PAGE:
MIAH CERRILLO: So at this moment, we ask for progress.

MIGUEL CERRILLO: But I wish something will change, not only for our kids, but every single kid in the world because schools are not safe anymore.

PFEIFFER: That's Miguel Cerrillo, Kimberly Rubio, Roy Guerrero and Lucretia Hughes. They and several others testified before Congress today in favor of legislation to address gun violence.

KELLY: I want to bring in NPR congressional correspondent Kelsey Snell. She has been following all this on Capitol Hill today. Kelsey, hey.

KELSEY SNELL, BYLINE: Hi.

KELLY: The pain you hear there, the pain these families are experiencing is so fresh. Their calls for action are explicit. How was their testimony received?

SNELL: You know, there have been very different reactions depending upon where you are on Capitol Hill. In the House, Democrats called this hearing, and tonight they are approving legislation that would meet nearly all of President Biden's requests, like banning high-capacity magazines and raising the minimum age to buy semi-automatic weapons. In the Senate, they're really focused on bipartisan negotiations on a narrow set of changes to gun laws. Plus, there's the political divide. Most Republicans I've talked to say the shooting in Uvalde is horrifying, but they don't think changing gun laws is the right answer.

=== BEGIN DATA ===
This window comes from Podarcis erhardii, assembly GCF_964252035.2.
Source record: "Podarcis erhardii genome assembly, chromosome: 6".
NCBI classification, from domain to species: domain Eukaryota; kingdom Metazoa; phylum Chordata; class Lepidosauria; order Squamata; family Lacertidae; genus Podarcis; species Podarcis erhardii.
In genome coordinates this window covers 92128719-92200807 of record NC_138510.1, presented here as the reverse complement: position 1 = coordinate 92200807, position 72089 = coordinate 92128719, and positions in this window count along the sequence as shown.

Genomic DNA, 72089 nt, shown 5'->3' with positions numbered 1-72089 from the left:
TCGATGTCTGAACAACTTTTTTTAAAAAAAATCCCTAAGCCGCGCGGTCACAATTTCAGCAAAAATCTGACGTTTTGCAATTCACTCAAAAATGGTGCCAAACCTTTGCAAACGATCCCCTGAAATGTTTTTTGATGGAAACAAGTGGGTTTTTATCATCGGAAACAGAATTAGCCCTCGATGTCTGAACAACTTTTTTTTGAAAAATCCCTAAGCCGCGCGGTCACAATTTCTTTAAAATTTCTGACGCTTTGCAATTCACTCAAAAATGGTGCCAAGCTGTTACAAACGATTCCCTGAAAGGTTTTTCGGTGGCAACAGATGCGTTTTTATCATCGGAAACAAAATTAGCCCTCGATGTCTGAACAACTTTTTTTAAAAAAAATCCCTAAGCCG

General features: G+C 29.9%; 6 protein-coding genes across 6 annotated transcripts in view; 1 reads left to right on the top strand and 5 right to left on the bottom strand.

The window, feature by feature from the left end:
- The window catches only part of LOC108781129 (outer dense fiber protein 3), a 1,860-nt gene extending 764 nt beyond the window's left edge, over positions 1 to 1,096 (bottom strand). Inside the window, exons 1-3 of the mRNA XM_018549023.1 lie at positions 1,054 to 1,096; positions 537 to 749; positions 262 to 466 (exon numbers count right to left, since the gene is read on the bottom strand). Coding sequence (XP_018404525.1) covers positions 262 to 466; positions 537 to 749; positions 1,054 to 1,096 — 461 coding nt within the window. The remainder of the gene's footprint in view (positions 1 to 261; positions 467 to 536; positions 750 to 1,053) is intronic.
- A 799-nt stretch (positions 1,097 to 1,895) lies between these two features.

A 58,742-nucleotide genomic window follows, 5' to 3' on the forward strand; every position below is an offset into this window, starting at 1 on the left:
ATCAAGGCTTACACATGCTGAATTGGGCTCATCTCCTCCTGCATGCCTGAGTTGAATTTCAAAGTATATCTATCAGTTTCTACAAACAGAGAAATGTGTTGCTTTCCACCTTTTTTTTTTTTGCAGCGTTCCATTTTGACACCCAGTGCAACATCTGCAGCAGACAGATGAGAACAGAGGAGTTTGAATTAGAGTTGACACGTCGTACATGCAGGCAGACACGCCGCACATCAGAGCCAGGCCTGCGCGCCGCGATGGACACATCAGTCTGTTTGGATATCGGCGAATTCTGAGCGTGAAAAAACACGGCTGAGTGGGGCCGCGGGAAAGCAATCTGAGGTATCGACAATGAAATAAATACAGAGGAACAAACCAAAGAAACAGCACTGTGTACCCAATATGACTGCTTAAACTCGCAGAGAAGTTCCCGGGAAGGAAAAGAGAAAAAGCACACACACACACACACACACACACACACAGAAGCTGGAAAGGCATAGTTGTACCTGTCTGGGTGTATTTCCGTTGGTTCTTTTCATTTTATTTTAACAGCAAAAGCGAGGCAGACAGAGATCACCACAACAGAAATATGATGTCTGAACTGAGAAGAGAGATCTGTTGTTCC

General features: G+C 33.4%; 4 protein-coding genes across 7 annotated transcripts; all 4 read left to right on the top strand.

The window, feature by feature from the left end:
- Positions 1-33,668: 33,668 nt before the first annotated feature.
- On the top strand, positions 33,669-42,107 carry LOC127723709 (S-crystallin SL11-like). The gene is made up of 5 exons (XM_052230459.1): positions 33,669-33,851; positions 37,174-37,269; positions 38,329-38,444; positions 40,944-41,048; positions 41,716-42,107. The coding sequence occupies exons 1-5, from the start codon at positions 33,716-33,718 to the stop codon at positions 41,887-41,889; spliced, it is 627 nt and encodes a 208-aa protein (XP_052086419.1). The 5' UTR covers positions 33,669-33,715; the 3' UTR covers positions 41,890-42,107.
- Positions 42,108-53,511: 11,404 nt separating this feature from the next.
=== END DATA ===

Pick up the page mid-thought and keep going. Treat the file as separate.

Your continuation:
KELLY: The thing is, it's not just Uvalde.

SNELL: Right.

KELLY: This past weekend alone, 15 people - at least 15 people - were killed in eight states in mass shooting incidents. Of course, there was Buffalo just days before Uvalde. Is Congress - either House - looking at gun violence as a whole?

SNELL: You know, that is also part of the political divide. Republicans, even those working on the Senate negotiations on that narrow bill, are focused on Uvalde, not the broader question of gun violence in the country. And I should say, lawmakers also heard from families of the victims in Buffalo, like Zeneta Everhart, whose son, Zaire Goodman, was shot and wounded there. She described the shrapnel that remains embedded in her son's body as she pleaded for a ban on assault rifles.

(SOUNDBITE OF ARCHIVED RECORDING)

ZENETA EVERHART: If after hearing from me and the other people testifying here today does not move you to act on gun laws, I invite you to my home to help me clean Zaire's wounds so that you may see, up-close, the damage that has been caused to my son and to my community.